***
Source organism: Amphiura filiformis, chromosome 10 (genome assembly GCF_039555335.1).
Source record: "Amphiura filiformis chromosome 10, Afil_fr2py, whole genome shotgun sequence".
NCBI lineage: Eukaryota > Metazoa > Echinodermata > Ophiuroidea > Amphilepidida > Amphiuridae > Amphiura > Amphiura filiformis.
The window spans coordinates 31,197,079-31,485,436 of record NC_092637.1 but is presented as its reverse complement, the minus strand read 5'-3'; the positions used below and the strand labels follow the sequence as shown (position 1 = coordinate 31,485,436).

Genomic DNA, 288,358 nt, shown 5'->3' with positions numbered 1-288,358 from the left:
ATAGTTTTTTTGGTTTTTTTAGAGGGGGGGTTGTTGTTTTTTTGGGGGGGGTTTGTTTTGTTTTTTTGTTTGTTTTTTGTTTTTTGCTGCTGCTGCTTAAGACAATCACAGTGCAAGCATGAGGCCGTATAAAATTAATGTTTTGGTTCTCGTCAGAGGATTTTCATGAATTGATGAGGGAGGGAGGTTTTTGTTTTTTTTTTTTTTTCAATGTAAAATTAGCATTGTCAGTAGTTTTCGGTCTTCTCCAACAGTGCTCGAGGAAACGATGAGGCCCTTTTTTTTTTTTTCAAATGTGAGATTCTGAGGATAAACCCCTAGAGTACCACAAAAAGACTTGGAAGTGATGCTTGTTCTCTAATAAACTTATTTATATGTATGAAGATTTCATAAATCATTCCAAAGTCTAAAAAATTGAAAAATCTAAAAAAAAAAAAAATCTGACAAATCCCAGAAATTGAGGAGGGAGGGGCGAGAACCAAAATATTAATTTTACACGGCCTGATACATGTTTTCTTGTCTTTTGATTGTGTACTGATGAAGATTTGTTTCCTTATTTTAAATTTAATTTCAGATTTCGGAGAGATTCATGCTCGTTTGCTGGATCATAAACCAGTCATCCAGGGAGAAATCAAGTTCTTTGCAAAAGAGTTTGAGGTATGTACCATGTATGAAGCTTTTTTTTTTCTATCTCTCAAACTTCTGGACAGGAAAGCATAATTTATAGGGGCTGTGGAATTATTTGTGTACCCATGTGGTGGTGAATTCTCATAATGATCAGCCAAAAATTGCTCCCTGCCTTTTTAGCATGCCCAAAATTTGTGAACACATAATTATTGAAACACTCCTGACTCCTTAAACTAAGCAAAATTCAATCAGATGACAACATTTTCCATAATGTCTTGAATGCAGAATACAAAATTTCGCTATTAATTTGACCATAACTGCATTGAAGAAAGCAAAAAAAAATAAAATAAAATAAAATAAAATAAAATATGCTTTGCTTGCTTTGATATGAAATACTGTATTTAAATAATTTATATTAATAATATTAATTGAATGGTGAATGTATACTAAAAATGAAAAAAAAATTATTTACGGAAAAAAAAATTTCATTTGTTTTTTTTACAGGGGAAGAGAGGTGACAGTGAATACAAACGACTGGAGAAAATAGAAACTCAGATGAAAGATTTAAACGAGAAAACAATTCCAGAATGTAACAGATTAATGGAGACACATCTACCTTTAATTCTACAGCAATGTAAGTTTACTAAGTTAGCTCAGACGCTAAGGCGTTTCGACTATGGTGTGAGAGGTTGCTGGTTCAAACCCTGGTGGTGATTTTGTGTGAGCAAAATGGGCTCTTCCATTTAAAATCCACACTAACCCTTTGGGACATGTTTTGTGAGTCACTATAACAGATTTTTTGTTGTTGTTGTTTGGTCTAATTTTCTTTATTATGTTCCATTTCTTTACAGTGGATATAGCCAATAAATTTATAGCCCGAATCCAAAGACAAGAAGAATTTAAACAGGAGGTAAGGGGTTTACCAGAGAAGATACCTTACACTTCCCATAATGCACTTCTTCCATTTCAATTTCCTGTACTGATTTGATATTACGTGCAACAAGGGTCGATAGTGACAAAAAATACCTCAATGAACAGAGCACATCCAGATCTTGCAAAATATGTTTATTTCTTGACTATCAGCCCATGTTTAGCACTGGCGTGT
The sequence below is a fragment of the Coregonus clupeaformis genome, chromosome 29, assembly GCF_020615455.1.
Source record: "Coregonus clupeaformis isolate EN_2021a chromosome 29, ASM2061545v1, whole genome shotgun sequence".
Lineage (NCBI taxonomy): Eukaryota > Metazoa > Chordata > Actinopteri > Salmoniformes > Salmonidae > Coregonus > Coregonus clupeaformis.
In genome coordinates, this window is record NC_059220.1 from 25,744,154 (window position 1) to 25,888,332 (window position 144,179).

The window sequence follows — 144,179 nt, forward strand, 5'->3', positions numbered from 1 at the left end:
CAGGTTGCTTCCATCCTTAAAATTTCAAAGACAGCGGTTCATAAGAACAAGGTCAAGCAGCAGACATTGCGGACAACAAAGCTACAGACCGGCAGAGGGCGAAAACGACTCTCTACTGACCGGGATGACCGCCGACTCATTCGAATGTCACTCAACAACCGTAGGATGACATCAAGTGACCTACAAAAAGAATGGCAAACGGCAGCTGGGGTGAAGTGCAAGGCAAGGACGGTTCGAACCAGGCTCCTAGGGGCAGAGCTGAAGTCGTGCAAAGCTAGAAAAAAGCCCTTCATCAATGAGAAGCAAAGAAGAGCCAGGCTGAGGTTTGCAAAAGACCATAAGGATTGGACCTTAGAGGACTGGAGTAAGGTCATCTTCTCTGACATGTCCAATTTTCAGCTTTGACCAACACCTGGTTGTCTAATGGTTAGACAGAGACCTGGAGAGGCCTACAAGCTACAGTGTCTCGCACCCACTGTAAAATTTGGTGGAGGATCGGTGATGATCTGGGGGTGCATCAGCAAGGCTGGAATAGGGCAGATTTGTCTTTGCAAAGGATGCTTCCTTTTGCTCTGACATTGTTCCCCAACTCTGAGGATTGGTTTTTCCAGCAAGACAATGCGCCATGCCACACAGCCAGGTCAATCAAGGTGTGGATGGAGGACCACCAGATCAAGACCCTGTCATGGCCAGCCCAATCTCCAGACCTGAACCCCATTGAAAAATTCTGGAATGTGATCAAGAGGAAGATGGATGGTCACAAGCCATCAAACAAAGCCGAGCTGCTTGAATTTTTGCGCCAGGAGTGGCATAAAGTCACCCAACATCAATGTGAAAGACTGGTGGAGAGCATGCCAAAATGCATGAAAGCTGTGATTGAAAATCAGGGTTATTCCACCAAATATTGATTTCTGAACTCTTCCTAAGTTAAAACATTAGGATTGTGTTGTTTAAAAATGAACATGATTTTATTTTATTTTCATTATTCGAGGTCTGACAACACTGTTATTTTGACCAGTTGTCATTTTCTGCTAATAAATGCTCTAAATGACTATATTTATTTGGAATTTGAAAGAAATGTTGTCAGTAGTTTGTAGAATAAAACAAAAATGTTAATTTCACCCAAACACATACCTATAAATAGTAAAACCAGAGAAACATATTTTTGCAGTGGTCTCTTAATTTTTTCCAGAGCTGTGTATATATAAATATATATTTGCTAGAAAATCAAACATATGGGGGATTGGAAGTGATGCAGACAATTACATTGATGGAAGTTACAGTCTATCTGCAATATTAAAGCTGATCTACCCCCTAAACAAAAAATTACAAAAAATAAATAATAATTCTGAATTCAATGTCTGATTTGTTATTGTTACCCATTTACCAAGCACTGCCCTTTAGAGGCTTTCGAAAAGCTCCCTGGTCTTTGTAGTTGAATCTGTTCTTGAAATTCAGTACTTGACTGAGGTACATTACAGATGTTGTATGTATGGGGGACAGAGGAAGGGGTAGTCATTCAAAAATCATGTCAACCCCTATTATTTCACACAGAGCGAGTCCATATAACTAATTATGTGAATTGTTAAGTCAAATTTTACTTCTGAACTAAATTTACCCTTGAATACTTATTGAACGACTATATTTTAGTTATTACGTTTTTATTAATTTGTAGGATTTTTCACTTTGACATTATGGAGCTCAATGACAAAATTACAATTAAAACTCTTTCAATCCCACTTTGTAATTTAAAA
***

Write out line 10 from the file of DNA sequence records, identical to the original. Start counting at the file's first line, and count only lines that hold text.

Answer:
In genome coordinates, this window is record NC_059220.1 from 25,744,154 (window position 1) to 25,888,332 (window position 144,179).